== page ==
Post by neufer » Wed Aug 22, 2018 8:21 pm

Click to play embedded YouTube video.
bls0326 wrote:
Wed Aug 22, 2018 8:09 pm

Just semantics, but it seems odd to say the Hayabusa2 is hovering when it has an orbital speed of something like 60,000 mph.
More like it is orbiting (flying?) in formation with Ryugu.
https://www.etymonline.com/word/hover#etymonline_v_14510 wrote:
hover (v.) c. 1400, hoveren, frequentative of hoven "hover, tarry, linger;" see hove (v.1). As a noun from 1510s.

hove (v.1) mid-13c., of birds, "remain suspended in air;" also generally, "to float, rise to the surface;" from c. 1300 as "wait in readiness or expectation;" late 14c. as "loom protectively over," also figurative, of unknown origin. In Middle English often of ships at anchor, standing off a coast. Common 13c.-16c., then superseded by its derivative, hover (v.).
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Re: APOD: Asteroid Ryugu from Hayabusa2 (2018 Aug 22)

Post by BDanielMayfield » Wed Aug 22, 2018 11:47 pm

Wouldn't mining the Moon be less expensive than mining asteroids? It's been collecting ground up asteroid material all over it's surface for 4 billion years, it's always just over there, and there's no chance of it hitting us if something goes wrong.

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Re: APOD: Asteroid Ryugu from Hayabusa2 (2018 Aug 22)

Post by Chris Peterson » Thu Aug 23, 2018 12:00 am

BDanielMayfield wrote:
Wed Aug 22, 2018 11:47 pm
Wouldn't mining the Moon be less expensive than mining asteroids? It's been collecting ground up asteroid material all over it's surface for 4 billion years, it's always just over there, and there's no chance of it hitting us if something goes wrong.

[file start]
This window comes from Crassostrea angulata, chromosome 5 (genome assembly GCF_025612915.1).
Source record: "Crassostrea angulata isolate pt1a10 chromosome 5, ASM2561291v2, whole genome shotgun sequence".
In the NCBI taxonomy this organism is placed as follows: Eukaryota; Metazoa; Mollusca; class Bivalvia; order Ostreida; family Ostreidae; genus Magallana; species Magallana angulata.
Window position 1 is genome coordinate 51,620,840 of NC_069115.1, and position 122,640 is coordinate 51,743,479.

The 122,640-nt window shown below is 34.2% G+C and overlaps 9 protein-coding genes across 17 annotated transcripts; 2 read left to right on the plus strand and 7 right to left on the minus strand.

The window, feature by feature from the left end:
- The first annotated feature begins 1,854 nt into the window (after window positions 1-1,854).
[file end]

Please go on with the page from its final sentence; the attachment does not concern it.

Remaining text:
As a rule, the more diffuse and mixed the ore, the more expensive it is to obtain the desired elements. It may be a problem for many asteroids that there are fewer mechanisms to concentrate elements and minerals. But getting stuff from moondust is about the same problem as getting it from our own oceans (which have pretty much everything dissolved in them, e.g. 10 g/km3 gold in seawater).
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Re: APOD: Asteroid Ryugu from Hayabusa2 (2018 Aug 22)

Post by neufer » Tue Aug 28, 2018 2:21 am


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Re: APOD: Asteroid Ryugu from Hayabusa2 (2018 Aug 22)

Post by suicidejunkie » Fri Sep 07, 2018 3:21 pm

Chris Peterson wrote:
Wed Aug 22, 2018 3:22 pm
Now, now. Don't exaggerate. If you're careful, you can probably recover 5% of the material. (And a lot more if you return it in a re-entry container, but that might add a lot of expense.)
I wasn't talking about the mass of material. But the cost & value of it. The ratio of $/kg for mass in orbit vs $/kg of raw ore shows that basically all the value is in its kinetic energy and the fact it is in orbit, not its mundane metal content.